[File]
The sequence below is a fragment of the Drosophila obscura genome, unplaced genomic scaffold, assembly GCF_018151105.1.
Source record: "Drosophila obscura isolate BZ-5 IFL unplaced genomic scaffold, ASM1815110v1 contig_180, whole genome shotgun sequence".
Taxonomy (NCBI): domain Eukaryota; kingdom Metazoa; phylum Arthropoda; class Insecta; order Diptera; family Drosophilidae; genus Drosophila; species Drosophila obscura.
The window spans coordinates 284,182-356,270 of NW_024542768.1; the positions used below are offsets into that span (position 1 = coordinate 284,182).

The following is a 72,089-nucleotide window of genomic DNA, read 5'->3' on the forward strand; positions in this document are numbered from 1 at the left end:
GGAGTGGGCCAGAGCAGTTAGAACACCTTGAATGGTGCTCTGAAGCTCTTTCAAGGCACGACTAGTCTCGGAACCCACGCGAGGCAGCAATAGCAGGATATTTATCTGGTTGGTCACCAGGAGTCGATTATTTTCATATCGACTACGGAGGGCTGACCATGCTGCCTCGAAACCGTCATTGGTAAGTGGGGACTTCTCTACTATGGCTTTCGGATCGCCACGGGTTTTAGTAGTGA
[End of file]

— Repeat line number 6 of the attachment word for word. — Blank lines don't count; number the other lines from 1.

GGAGTGGGCCAGAGCAGTTAGAACACCTTGAATGGTGCTCTGAAGCTCTTTCAAGGCACGACTAGTCTCGGAACCCACGCGAGGCAGCAATAGCAGGATATTTATCTGGTTGGTCACCAGGAGTCGATTATTTTCATATCGACTACGGAGGGCTGACCATGCTGCCTCGAAACCGTCATTGGTAAGTGGGGACTTCTCTACTATGGCTTTCGGATCGCCACGGGTTTTAGTAGTGA